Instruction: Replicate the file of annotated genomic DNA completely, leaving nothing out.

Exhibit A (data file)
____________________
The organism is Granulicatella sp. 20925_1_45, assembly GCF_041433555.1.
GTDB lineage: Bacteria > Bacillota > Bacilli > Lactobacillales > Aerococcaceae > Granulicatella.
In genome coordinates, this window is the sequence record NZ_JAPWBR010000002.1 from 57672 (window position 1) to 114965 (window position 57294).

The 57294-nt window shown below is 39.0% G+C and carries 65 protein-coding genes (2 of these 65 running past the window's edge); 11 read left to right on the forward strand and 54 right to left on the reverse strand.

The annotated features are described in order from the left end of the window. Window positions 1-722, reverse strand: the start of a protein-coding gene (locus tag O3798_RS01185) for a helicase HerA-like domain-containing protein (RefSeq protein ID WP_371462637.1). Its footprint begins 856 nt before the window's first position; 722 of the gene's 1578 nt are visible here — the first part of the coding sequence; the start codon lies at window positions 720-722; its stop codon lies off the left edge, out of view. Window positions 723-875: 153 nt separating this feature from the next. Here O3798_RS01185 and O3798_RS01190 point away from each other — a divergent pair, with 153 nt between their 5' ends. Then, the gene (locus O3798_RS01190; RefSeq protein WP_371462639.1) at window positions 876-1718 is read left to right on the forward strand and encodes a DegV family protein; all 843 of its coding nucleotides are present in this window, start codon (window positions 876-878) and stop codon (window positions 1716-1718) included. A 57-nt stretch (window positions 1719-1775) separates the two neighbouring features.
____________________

The organism is Granulicatella sp. 20925_1_45, assembly GCF_041433555.1.
GTDB lineage: Bacteria > Bacillota > Bacilli > Lactobacillales > Aerococcaceae > Granulicatella.
In genome coordinates, this window is the sequence record NZ_JAPWBR010000002.1 from 57672 (window position 1) to 114965 (window position 57294).

The 57294-nt window shown below is 39.0% G+C and carries 65 protein-coding genes (2 of these 65 running past the window's edge); 11 read left to right on the forward strand and 54 right to left on the reverse strand.

The annotated features are described in order from the left end of the window. Window positions 1-722, reverse strand: the start of a protein-coding gene (locus tag O3798_RS01185) for a helicase HerA-like domain-containing protein (RefSeq protein ID WP_371462637.1). Its footprint begins 856 nt before the window's first position; 722 of the gene's 1578 nt are visible here — the first part of the coding sequence; the start codon lies at window positions 720-722; its stop codon lies off the left edge, out of view. Window positions 723-875: 153 nt separating this feature from the next. Here O3798_RS01185 and O3798_RS01190 point away from each other — a divergent pair, with 153 nt between their 5' ends. Then, the gene (locus O3798_RS01190; RefSeq protein WP_371462639.1) at window positions 876-1718 is read left to right on the forward strand and encodes a DegV family protein; all 843 of its coding nucleotides are present in this window, start codon (window positions 876-878) and stop codon (window positions 1716-1718) included. A 57-nt stretch (window positions 1719-1775) separates the two neighbouring features.